C.N. Douglas, comp. Forty Thousand Quotations: Prose and Poetical. 1917.


The joy of meeting not unmixed with pain.


  • In life there are meetings which seem
  • Like a fate.
  • Lord Lytton.

  • Absence, with all its pains,
  • Is by this charming moment wip’d away.
  • Thomson.

    The joys of meeting pay the pangs of absence; else who could bear it?


    Ah me! the world is full of meetings such as this,—a thrill, a voiceless challenge and reply, and sudden partings after!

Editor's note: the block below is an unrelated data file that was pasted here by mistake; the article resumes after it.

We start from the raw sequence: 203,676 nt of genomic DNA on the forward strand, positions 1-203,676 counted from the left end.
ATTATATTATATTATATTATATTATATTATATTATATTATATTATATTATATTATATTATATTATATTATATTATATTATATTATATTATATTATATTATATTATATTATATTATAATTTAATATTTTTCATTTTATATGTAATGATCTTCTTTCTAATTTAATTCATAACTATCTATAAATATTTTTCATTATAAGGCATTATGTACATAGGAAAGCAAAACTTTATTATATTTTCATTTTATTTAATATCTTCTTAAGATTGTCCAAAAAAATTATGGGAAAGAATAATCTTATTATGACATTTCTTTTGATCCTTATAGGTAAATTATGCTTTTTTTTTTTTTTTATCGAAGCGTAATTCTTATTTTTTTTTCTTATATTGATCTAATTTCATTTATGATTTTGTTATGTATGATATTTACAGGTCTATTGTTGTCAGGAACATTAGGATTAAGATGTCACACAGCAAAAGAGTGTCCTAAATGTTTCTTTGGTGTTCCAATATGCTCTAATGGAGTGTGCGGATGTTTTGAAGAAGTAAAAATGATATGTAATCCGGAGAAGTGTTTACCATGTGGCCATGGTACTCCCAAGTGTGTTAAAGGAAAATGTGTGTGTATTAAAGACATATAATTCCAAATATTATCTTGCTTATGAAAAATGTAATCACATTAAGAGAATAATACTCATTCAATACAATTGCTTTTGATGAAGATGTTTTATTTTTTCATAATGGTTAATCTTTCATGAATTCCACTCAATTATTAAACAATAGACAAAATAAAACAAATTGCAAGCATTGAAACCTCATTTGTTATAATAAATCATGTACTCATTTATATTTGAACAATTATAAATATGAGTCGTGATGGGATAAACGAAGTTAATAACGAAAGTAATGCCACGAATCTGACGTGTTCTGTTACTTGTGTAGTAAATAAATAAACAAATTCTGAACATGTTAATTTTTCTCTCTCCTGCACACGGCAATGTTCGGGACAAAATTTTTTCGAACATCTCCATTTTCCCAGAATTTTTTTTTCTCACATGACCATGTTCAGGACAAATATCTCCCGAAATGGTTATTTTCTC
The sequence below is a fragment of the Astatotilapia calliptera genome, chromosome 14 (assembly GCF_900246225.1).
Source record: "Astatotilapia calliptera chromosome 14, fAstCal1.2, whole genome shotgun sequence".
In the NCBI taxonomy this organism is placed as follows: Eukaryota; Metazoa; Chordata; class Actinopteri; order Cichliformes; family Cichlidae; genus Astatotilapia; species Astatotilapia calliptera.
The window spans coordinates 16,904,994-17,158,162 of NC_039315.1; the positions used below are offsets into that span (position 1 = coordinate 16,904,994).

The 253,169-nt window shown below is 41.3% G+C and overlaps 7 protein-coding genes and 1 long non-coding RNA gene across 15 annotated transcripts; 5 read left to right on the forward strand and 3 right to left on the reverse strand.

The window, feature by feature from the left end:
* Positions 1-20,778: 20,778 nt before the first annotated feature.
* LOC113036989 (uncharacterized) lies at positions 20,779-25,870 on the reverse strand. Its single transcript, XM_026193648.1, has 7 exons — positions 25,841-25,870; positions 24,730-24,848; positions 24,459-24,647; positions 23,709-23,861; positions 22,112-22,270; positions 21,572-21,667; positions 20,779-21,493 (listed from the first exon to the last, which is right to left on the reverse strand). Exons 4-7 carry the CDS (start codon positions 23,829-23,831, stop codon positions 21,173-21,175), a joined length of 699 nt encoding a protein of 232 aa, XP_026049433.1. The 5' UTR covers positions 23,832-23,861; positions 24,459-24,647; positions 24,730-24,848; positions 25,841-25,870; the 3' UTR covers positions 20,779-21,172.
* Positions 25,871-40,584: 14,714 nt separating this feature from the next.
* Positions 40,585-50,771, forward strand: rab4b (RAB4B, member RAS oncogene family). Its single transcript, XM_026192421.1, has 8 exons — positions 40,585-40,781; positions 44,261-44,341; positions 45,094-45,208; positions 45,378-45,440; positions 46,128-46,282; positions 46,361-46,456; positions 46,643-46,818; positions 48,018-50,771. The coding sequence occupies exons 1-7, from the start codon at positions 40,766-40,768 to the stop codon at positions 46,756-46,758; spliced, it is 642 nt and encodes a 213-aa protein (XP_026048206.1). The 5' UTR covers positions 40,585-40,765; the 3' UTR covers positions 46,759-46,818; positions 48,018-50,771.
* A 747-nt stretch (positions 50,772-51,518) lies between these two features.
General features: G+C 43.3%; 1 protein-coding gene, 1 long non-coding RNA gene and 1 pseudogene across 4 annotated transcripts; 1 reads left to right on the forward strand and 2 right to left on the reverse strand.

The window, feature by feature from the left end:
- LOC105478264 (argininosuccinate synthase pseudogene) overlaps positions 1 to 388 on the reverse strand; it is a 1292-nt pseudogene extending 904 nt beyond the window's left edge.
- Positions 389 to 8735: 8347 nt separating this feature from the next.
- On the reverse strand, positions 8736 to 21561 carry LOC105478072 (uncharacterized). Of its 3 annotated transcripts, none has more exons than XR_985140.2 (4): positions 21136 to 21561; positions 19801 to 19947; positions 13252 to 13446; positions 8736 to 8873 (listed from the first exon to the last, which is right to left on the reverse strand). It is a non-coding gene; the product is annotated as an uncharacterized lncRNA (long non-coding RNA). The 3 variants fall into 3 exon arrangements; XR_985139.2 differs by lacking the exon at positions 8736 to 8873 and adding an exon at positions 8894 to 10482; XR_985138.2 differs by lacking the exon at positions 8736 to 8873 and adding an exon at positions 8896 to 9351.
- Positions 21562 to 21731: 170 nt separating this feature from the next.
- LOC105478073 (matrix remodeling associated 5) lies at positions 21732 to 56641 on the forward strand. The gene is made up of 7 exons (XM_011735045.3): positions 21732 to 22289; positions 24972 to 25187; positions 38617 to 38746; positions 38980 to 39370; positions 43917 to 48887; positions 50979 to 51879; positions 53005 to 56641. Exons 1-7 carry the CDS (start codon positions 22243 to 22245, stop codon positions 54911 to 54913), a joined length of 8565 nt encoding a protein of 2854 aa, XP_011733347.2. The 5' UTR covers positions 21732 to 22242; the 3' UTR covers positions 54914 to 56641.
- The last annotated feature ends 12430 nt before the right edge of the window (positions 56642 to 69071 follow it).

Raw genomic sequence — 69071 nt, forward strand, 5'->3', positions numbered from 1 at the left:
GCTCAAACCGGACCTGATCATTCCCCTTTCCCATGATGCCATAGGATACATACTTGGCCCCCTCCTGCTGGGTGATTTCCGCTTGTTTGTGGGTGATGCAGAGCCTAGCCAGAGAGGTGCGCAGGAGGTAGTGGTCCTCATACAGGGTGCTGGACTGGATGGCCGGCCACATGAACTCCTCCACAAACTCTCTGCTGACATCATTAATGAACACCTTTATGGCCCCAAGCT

• As two floating planks meet and part on the sea,
  • O friend! so I met and then drifted from thee.
  • Wm. R. Alger.

  • Ships that pass in the night, and speak each other in passing,
  • Only a signal shown and a distant voice in the darkness:
  • So on the ocean of life, we pass and speak one another,
  • Only a look and a voice, then darkness again and a silence.
  • Longfellow.

    Sir, you are very welcome to our house; it must appear in other ways than words, therefore I scant this breathing courtesy.